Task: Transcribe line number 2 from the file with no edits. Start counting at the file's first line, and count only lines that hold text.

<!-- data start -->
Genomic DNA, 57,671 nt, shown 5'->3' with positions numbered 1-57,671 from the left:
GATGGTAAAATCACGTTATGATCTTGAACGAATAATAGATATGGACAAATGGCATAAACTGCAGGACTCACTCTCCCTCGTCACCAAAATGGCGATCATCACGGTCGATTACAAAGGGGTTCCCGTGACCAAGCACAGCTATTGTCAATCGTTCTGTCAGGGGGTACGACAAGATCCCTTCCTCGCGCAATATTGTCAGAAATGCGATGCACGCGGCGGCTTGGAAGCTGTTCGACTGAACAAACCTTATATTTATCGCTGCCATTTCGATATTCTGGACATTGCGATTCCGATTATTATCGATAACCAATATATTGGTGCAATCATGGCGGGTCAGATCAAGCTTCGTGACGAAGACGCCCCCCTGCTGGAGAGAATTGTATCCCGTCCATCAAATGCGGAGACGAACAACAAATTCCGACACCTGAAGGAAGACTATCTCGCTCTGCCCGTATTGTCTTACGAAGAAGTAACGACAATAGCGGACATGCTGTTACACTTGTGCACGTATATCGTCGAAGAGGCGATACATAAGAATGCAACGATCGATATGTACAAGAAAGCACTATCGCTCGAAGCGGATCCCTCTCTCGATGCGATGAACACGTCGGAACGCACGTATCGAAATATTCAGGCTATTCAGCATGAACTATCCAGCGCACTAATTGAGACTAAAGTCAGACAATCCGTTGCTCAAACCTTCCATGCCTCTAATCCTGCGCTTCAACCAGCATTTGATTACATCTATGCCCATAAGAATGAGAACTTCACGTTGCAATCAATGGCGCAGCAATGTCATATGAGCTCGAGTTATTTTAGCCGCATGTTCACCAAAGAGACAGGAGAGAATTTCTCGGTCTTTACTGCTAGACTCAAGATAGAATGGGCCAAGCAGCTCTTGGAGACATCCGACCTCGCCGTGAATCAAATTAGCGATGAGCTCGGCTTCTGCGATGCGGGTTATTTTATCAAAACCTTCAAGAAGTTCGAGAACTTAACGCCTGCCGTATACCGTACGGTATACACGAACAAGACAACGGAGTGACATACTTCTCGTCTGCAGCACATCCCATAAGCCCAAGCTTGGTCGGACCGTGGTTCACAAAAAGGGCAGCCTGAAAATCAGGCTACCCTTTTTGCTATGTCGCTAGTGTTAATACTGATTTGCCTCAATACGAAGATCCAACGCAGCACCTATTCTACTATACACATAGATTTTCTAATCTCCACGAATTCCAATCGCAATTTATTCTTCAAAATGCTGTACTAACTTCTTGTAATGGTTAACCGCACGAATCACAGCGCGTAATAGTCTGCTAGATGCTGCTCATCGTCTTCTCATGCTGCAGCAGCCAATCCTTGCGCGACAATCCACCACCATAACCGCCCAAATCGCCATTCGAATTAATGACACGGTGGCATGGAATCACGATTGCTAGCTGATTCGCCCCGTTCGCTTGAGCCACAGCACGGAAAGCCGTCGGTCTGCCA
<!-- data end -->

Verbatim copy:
GATGGTAAAATCACGTTATGATCTTGAACGAATAATAGATATGGACAAATGGCATAAACTGCAGGACTCACTCTCCCTCGTCACCAAAATGGCGATCATCACGGTCGATTACAAAGGGGTTCCCGTGACCAAGCACAGCTATTGTCAATCGTTCTGTCAGGGGGTACGACAAGATCCCTTCCTCGCGCAATATTGTCAGAAATGCGATGCACGCGGCGGCTTGGAAGCTGTTCGACTGAACAAACCTTATATTTATCGCTGCCATTTCGATATTCTGGACATTGCGATTCCGATTATTATCGATAACCAATATATTGGTGCAATCATGGCGGGTCAGATCAAGCTTCGTGACGAAGACGCCCCCCTGCTGGAGAGAATTGTATCCCGTCCATCAAATGCGGAGACGAACAACAAATTCCGACACCTGAAGGAAGACTATCTCGCTCTGCCCGTATTGTCTTACGAAGAAGTAACGACAATAGCGGACATGCTGTTACACTTGTGCACGTATATCGTCGAAGAGGCGATACATAAGAATGCAACGATCGATATGTACAAGAAAGCACTATCGCTCGAAGCGGATCCCTCTCTCGATGCGATGAACACGTCGGAACGCACGTATCGAAATATTCAGGCTATTCAGCATGAACTATCCAGCGCACTAATTGAGACTAAAGTCAGACAATCCGTTGCTCAAACCTTCCATGCCTCTAATCCTGCGCTTCAACCAGCATTTGATTACATCTATGCCCATAAGAATGAGAACTTCACGTTGCAATCAATGGCGCAGCAATGTCATATGAGCTCGAGTTATTTTAGCCGCATGTTCACCAAAGAGACAGGAGAGAATTTCTCGGTCTTTACTGCTAGACTCAAGATAGAATGGGCCAAGCAGCTCTTGGAGACATCCGACCTCGCCGTGAATCAAATTAGCGATGAGCTCGGCTTCTGCGATGCGGGTTATTTTATCAAAACCTTCAAGAAGTTCGAGAACTTAACGCCTGCCGTATACCGTACGGTATACACGAACAAGACAACGGAGTGACATACTTCTCGTCTGCAGCACATCCCATAAGCCCAAGCTTGGTCGGACCGTGGTTCACAAAAAGGGCAGCCTGAAAATCAGGCTACCCTTTTTGCTATGTCGCTAGTGTTAATACTGATTTGCCTCAATACGAAGATCCAACGCAGCACCTATTCTACTATACACATAGATTTTCTAATCTCCACGAATTCCAATCGCAATTTATTCTTCAAAATGCTGTACTAACTTCTTGTAATGGTTAACCGCACGAATCACAGCGCGTAATAGTCTGCTAGATGCTGCTCATCGTCTTCTCATGCTGCAGCAGCCAATCCTTGCGCGACAATCCACCACCATAACCGCCCAAATCGCCATTCGAATTAATGACACGGTGGCATGGAATCACGATTGCTAGCTGATTCGCCCCGTTCGCTTGAGCCACAGCACGGAAAGCCGTCGGTCTGCCA